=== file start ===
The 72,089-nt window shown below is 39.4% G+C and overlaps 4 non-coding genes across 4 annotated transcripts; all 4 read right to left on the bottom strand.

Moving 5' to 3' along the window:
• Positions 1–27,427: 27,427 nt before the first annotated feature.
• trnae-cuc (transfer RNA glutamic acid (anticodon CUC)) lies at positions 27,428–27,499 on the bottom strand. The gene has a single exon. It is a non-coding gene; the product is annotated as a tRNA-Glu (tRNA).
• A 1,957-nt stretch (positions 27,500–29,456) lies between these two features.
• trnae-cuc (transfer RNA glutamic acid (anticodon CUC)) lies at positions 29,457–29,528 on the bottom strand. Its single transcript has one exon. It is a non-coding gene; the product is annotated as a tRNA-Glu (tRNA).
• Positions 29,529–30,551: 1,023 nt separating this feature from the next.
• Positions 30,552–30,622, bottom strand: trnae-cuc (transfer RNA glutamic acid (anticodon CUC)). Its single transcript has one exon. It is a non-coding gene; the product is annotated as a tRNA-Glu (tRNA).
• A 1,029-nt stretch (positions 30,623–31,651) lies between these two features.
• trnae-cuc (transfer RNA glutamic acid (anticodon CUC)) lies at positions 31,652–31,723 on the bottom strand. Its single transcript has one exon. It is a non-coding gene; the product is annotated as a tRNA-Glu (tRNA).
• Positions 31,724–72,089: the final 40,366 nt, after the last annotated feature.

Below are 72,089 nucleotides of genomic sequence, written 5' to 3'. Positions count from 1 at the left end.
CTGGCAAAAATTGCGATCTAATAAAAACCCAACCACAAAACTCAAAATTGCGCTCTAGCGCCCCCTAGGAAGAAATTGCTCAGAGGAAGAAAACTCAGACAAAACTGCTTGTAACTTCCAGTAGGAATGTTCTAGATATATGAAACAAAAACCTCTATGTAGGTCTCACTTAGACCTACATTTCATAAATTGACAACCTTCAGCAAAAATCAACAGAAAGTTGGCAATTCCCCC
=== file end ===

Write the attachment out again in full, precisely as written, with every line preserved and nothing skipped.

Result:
The 72,089-nt window shown below is 39.4% G+C and overlaps 4 non-coding genes across 4 annotated transcripts; all 4 read right to left on the bottom strand.

Moving 5' to 3' along the window:
• Positions 1–27,427: 27,427 nt before the first annotated feature.
• trnae-cuc (transfer RNA glutamic acid (anticodon CUC)) lies at positions 27,428–27,499 on the bottom strand. The gene has a single exon. It is a non-coding gene; the product is annotated as a tRNA-Glu (tRNA).
• A 1,957-nt stretch (positions 27,500–29,456) lies between these two features.
• trnae-cuc (transfer RNA glutamic acid (anticodon CUC)) lies at positions 29,457–29,528 on the bottom strand. Its single transcript has one exon. It is a non-coding gene; the product is annotated as a tRNA-Glu (tRNA).
• Positions 29,529–30,551: 1,023 nt separating this feature from the next.
• Positions 30,552–30,622, bottom strand: trnae-cuc (transfer RNA glutamic acid (anticodon CUC)). Its single transcript has one exon. It is a non-coding gene; the product is annotated as a tRNA-Glu (tRNA).
• A 1,029-nt stretch (positions 30,623–31,651) lies between these two features.
• trnae-cuc (transfer RNA glutamic acid (anticodon CUC)) lies at positions 31,652–31,723 on the bottom strand. Its single transcript has one exon. It is a non-coding gene; the product is annotated as a tRNA-Glu (tRNA).
• Positions 31,724–72,089: the final 40,366 nt, after the last annotated feature.

Below are 72,089 nucleotides of genomic sequence, written 5' to 3'. Positions count from 1 at the left end.
CTGGCAAAAATTGCGATCTAATAAAAACCCAACCACAAAACTCAAAATTGCGCTCTAGCGCCCCCTAGGAAGAAATTGCTCAGAGGAAGAAAACTCAGACAAAACTGCTTGTAACTTCCAGTAGGAATGTTCTAGATATATGAAACAAAAACCTCTATGTAGGTCTCACTTAGACCTACATTTCATAAATTGACAACCTTCAGCAAAAATCAACAGAAAGTTGGCAATTCCCCC